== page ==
Would it be fair to call you a 'radical pro-immigration fanatic', then?

"does not call for open borders"

Maybe not literally. But in effect, as we have seen after the last major amnesty, which also promised to increase enforcement, the practical reality does seem to approach an 'open' border more than a 'closed' one. A big reason for this is probably that it shows, again, that the US is not serious about enforcing immigration law, which only attracts more illegals. And when evaluating legislation, I'd much rather rely on experience than promises, especially when something as important as the human makeup of my community is at stake. Where else am I supposed to live?

Anyway, we have a fairly open border at the moment -- certainly what border and interior enforcement there is does not seem to present a serious barrier to a foreigner determined to enter and remain illegally. This is one reason there are so many here now -- millions.

"unable to make an argument"

Actually, this is fairly easy to do. At least in my case.

First, note that Americans are presented with a fait accompli: millions of illegals already here. In violation of US immigration law, without the prior, democratic consent of Americans. There is no serious talk of removing them, which is the remedy that would be judged suitable for most of them if current law was enforced. One reason Americans pay taxes is so that government can enforce the law. In this sense, it is blatantly unfair, even an insult, not to mention an open admission of their incompetence and dereliction, for members of Congress, which is responsible for oversight of the executive and judicial branches, to present Americans with a bill that would, basically, exempt illegals from the penalty required by law for the crime they have committed. Since I don't like to be insulted, this reason alone is enough for me.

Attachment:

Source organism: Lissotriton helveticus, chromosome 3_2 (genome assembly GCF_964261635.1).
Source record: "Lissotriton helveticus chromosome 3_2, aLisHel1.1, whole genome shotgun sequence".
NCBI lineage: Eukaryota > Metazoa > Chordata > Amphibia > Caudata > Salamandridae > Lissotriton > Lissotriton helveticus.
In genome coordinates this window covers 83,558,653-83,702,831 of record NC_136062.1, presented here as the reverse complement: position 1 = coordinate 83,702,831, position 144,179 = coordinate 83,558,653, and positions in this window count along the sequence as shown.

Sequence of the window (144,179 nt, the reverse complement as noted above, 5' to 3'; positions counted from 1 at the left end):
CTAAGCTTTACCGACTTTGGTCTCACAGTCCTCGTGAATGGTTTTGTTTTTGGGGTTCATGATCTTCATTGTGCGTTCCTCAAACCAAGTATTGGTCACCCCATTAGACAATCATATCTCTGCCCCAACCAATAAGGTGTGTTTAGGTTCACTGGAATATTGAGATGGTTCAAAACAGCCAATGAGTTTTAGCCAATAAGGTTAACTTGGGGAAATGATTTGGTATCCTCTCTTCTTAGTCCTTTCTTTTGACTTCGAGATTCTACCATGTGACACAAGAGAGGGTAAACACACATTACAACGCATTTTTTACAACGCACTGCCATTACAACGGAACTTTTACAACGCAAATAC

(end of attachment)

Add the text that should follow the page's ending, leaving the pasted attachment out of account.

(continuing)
Add to it all the social ills I read about and see around me with my own eyes every day -- growing poverty and 'barrioization', crime, gangs, the abysmal academic performance of Hispanics (who are by far the biggest population of illegals), etc etc -- and the issue is even clearer.

"influence public opinion"

Well, it didn't fool you, did it? Apparently, you are a condescending jerk who thinks other Americans are so dumb that they will be fooled by those who might call this an 'open borders' bill. Actually, I think the reality is and will be something quite different, and no such sleight of word will be needed: after an open and honest airing of the full meaning of this bill, American "public opinion" will be solidly against it. It remains to be seen if Congress will reject it, and -- finally -- do what it should've been doing all along: see to it that immigration law is enforced.

The bill does not call for open borders. But the radical anti-immigration fanatics call it an open borders bill because they are unable to make an argument against the real content of the bill. They know that only through false statements like this can they influence public opinion against the bill.